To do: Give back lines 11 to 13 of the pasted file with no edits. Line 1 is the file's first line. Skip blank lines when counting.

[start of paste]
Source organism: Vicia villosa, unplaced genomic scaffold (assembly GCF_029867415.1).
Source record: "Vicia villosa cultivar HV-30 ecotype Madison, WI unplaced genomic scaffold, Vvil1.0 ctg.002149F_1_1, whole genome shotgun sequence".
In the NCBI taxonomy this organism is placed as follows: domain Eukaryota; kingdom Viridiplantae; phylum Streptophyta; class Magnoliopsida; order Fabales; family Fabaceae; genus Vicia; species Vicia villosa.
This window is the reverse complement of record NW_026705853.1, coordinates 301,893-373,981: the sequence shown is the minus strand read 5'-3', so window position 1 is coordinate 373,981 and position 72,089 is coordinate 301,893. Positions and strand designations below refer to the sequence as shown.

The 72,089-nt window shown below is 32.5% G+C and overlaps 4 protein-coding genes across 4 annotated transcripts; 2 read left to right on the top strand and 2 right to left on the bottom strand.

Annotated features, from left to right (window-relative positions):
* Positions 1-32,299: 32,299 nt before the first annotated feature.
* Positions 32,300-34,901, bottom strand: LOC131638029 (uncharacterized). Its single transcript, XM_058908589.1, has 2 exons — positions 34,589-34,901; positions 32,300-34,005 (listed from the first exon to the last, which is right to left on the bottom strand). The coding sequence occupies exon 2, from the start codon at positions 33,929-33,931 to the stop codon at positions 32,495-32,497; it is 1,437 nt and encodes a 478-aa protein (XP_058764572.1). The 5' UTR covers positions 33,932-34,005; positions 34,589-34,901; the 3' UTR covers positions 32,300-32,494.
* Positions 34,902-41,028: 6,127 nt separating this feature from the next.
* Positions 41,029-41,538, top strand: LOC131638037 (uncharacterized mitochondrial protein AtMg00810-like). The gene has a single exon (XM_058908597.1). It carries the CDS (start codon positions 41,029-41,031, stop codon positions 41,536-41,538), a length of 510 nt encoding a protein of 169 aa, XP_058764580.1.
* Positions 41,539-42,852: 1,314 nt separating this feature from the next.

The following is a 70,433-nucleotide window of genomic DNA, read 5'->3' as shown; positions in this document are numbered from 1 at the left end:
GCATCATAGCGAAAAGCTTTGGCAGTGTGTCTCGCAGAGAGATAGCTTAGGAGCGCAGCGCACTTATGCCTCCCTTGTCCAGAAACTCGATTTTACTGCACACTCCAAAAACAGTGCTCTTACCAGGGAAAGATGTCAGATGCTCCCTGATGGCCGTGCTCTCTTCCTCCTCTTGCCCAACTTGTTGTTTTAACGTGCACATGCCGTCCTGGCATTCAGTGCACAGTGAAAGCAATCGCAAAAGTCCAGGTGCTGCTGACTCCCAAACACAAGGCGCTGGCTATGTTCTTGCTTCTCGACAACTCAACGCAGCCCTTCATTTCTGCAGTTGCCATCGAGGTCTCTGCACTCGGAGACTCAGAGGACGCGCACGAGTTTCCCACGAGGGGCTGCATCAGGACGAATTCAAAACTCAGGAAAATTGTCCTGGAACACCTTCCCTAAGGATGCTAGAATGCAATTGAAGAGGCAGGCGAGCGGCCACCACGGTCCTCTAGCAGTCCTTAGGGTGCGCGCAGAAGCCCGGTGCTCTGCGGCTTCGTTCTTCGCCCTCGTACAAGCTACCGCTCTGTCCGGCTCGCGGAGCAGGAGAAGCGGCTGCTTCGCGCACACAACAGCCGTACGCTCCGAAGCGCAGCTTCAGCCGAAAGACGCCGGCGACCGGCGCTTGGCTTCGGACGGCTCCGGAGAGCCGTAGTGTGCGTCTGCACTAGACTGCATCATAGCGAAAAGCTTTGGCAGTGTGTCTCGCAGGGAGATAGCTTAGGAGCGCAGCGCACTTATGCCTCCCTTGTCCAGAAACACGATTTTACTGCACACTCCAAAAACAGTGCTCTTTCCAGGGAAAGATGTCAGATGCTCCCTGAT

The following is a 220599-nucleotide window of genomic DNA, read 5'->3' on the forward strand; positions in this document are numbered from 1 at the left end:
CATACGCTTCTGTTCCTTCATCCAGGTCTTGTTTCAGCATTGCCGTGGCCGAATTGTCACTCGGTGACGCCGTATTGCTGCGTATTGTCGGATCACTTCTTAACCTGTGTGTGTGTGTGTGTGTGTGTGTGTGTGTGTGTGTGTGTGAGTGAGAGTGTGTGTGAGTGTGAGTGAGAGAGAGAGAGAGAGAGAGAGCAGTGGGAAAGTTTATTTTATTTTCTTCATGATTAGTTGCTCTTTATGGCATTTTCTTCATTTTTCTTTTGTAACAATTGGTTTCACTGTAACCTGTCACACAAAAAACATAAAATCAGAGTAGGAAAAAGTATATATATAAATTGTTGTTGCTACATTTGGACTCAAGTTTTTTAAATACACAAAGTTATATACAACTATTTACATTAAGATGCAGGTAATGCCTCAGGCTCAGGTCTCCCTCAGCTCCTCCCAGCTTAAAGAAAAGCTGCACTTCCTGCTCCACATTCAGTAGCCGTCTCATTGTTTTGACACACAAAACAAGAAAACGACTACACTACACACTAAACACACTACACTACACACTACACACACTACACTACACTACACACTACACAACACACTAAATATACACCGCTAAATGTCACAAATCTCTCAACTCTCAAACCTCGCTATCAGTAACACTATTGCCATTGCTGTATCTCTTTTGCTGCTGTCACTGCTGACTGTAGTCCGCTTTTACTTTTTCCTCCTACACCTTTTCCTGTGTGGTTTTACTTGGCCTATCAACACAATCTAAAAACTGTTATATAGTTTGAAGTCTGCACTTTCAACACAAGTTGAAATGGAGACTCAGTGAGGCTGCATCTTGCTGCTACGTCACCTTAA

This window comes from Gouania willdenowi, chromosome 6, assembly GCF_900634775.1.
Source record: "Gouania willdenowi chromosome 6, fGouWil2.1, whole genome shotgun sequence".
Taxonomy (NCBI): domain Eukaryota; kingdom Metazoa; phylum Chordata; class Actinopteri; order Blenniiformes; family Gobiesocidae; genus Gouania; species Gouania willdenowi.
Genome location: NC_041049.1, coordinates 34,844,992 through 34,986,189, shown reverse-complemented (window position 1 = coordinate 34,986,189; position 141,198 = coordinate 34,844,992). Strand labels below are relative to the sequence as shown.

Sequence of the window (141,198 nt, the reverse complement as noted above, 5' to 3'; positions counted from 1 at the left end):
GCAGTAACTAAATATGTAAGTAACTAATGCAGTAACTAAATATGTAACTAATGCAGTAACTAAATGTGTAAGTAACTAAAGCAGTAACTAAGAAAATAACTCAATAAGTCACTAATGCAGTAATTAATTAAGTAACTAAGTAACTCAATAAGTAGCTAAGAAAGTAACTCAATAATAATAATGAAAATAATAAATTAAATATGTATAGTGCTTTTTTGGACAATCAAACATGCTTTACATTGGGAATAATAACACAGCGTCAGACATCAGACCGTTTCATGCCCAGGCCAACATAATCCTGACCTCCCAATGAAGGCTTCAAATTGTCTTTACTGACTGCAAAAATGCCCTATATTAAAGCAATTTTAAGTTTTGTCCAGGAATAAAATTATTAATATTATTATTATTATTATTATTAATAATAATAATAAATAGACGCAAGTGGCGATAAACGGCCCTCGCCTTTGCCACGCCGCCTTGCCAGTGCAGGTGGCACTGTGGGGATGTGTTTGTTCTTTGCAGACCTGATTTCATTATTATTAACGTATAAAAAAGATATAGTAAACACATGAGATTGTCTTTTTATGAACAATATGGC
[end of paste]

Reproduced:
* Positions 41,539-42,852: 1,314 nt separating this feature from the next.

The following is a 70,433-nucleotide window of genomic DNA, read 5'->3' as shown; positions in this document are numbered from 1 at the left end:
GCATCATAGCGAAAAGCTTTGGCAGTGTGTCTCGCAGAGAGATAGCTTAGGAGCGCAGCGCACTTATGCCTCCCTTGTCCAGAAACTCGATTTTACTGCACACTCCAAAAACAGTGCTCTTACCAGGGAAAGATGTCAGATGCTCCCTGATGGCCGTGCTCTCTTCCTCCTCTTGCCCAACTTGTTGTTTTAACGTGCACATGCCGTCCTGGCATTCAGTGCACAGTGAAAGCAATCGCAAAAGTCCAGGTGCTGCTGACTCCCAAACACAAGGCGCTGGCTATGTTCTTGCTTCTCGACAACTCAACGCAGCCCTTCATTTCTGCAGTTGCCATCGAGGTCTCTGCACTCGGAGACTCAGAGGACGCGCACGAGTTTCCCACGAGGGGCTGCATCAGGACGAATTCAAAACTCAGGAAAATTGTCCTGGAACACCTTCCCTAAGGATGCTAGAATGCAATTGAAGAGGCAGGCGAGCGGCCACCACGGTCCTCTAGCAGTCCTTAGGGTGCGCGCAGAAGCCCGGTGCTCTGCGGCTTCGTTCTTCGCCCTCGTACAAGCTACCGCTCTGTCCGGCTCGCGGAGCAGGAGAAGCGGCTGCTTCGCGCACACAACAGCCGTACGCTCCGAAGCGCAGCTTCAGCCGAAAGACGCCGGCGACCGGCGCTTGGCTTCGGACGGCTCCGGAGAGCCGTAGTGTGCGTCTGCACTAGACTGCATCATAGCGAAAAGCTTTGGCAGTGTGTCTCGCAGGGAGATAGCTTAGGAGCGCAGCGCACTTATGCCTCCCTTGTCCAGAAACACGATTTTACTGCACACTCCAAAAACAGTGCTCTTTCCAGGGAAAGATGTCAGATGCTCCCTGAT